Oxford

The city of Oxford is located in the South of England, northwest of London. 

 

Oxford was established by the Saxons in the eighth century. Originally known as “Oxenaforda,” which means “Ford of the Ox,” the city originated with the formation of Saint Frideswide’s nunnery. Now, Saint Frideswide is the patron saint of the city and the university. Carfax Tower and several pubs stand as testament to the city’s early history. Since the twelfth century, however, the University has shaped the city's development.  

 

Some of Oxford's most famous structures include the fifteenth century Merton Tower and Magdalen Great Tower, the seventeenth century Sheldonian Theatre and Tom Tower, the eighteenth century Radcliffe Camera, and the twentieth century Bridge of Sighs. All are connected to the University. Oxford is sometimes called the “city of dreaming spires”. 

 

Magdalen Tower, the Botanic Gardens, Magdalen Bridge, and the Isis
Creative Commons Attribution Share AlikeMagdalen Tower, the Botanic Gardens, Magdalen Bridge, and the Isis - Credit: Ozeye

The university brings much tourism and economic investment to the city, but the relationship between “town” and “gown” can be strained due to the university’s seeming dominance.

 

 

 

The River Cherwell and the Isis, an offshoot of the River Thames, run through Oxford. The city boasts botanic gardens and other green spaces such as Christ Church Meadow and Magdalen College's deer park.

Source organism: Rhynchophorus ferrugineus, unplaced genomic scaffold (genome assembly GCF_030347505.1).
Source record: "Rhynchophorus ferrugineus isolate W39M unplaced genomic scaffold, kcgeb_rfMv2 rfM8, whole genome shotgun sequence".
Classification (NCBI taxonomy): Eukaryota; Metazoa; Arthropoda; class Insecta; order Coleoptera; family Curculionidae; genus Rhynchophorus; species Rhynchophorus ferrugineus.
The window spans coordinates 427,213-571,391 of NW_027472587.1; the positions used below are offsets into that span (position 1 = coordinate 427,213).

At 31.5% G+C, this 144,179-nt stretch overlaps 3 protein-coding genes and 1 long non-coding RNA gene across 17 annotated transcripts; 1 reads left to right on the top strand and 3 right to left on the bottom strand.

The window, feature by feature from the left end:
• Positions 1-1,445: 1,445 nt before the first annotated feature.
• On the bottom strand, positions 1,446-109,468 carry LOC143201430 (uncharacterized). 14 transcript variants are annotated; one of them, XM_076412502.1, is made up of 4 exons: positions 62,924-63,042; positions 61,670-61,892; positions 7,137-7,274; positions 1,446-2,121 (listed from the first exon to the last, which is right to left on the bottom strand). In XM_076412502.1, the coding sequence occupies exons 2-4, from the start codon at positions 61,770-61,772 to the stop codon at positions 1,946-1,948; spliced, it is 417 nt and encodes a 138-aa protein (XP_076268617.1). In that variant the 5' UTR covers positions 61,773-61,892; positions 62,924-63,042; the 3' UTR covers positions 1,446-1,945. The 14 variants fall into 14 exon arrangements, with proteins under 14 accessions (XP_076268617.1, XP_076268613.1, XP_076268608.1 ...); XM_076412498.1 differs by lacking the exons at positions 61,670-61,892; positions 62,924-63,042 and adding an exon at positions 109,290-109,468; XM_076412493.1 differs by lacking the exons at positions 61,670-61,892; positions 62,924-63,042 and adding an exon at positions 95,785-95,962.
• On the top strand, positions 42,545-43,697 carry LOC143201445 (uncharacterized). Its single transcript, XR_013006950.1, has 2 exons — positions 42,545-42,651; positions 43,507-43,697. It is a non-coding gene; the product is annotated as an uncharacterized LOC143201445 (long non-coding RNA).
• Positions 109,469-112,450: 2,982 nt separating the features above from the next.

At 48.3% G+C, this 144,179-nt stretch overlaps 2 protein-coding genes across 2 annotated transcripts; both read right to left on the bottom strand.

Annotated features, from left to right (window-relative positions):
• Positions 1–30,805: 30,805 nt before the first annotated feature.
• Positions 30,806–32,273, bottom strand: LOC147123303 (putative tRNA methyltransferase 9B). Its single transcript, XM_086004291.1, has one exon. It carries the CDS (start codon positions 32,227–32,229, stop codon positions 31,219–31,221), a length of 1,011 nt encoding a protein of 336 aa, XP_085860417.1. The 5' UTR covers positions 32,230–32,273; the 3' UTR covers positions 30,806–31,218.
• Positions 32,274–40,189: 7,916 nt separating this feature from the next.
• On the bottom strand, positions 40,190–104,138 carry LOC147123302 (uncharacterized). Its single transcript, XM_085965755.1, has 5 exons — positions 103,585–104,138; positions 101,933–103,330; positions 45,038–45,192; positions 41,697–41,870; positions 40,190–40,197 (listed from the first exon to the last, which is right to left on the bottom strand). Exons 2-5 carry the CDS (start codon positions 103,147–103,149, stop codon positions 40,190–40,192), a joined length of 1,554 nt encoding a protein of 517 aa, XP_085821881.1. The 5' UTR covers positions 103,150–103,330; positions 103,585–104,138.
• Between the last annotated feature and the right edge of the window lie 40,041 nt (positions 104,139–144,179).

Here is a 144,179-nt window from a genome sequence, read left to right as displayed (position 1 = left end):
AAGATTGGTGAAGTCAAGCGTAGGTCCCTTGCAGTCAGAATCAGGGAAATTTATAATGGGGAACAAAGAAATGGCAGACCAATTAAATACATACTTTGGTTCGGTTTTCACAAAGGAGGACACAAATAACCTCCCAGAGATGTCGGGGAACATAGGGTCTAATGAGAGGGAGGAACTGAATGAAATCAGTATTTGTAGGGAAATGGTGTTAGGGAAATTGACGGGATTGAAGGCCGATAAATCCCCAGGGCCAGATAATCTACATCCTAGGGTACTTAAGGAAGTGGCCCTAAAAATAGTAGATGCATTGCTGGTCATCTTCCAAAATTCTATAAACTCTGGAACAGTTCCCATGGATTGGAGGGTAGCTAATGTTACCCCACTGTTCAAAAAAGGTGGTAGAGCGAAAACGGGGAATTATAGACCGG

The University of Oxford

Although the exact date of the foundation of the University of Oxford is uncertain, the institution is considered to be the second oldest surviving university in the world, having existed in some form since about 1096.

 

By the thirteenth century, the collegiate system had become established. The university is divided into separate colleges, the base for the academic and social lives of their students. In the past, colleges were more reminiscent of cloistered communities, being enclosed by walls and gates that allowed uninterrupted study.  Today's students are able to come and go far more freely.

 

The similarities to the monastic tradition are not surprising given the focus of early studies in theology and philosophy. Before the spread of literacy, study and intellectual understanding were considered to be the preserve of holy communities. Many of the colleges were founded with some religious purpose, such as training the clergy, and some are named in honour of a religious figure. A wealthy man might establish a college so that the college community would pray for his eternal soul.

 

In the early days of the University, some colleges were established to accept students from a specific area of the country or particular schools. For example, New College was initially expected to take most of its students from the public school, Winchester College.

 

 By the nineteenth century, it had become standard practice for the sons of society families, especially the sons of aristocrats, to attend Cambridge or Oxford. The pursuit of academic excellence had to coexist with social excellence. Thus, rowing and dining societies became as central to the Oxford experience as study.